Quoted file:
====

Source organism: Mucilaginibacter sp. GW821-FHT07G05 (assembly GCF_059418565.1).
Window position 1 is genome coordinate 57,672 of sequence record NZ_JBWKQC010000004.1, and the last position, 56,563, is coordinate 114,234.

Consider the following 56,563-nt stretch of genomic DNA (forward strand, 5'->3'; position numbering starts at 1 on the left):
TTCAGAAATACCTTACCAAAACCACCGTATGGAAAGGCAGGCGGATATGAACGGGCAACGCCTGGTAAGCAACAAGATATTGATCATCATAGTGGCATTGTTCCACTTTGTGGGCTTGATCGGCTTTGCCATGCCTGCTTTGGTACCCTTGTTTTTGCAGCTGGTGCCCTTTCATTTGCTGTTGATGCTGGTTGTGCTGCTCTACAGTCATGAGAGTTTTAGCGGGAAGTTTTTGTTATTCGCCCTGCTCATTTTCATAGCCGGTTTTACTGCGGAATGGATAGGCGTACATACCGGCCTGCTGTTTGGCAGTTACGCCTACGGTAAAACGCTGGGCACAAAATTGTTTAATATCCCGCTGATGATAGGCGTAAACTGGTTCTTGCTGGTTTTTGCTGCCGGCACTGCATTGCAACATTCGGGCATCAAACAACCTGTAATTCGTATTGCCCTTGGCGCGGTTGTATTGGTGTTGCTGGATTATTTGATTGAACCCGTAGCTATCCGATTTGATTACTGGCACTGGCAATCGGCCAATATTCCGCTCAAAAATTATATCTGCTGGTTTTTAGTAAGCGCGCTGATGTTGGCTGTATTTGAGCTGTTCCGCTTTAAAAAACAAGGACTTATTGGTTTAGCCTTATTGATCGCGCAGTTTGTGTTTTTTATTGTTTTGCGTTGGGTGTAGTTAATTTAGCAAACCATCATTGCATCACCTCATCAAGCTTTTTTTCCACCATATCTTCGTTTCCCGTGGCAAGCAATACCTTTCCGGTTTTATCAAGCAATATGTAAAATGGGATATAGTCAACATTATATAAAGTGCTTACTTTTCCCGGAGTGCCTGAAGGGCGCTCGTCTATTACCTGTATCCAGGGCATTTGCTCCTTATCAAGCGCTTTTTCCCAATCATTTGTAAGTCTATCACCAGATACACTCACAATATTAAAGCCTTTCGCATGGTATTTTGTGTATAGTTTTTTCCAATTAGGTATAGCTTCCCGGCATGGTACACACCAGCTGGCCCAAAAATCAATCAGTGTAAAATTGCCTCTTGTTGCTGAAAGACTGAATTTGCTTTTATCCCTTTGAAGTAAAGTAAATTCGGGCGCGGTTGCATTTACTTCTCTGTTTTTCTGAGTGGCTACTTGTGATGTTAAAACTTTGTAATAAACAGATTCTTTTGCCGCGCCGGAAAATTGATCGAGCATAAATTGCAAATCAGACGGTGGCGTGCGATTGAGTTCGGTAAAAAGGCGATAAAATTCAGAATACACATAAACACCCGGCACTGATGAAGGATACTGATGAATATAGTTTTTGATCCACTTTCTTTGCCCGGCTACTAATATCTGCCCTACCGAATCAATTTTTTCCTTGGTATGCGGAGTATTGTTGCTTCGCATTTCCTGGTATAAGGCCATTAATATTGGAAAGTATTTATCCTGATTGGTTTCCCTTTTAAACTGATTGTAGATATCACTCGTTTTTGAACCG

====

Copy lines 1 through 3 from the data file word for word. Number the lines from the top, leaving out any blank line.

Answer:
Source organism: Mucilaginibacter sp. GW821-FHT07G05 (assembly GCF_059418565.1).
Window position 1 is genome coordinate 57,672 of sequence record NZ_JBWKQC010000004.1, and the last position, 56,563, is coordinate 114,234.

Consider the following 56,563-nt stretch of genomic DNA (forward strand, 5'->3'; position numbering starts at 1 on the left):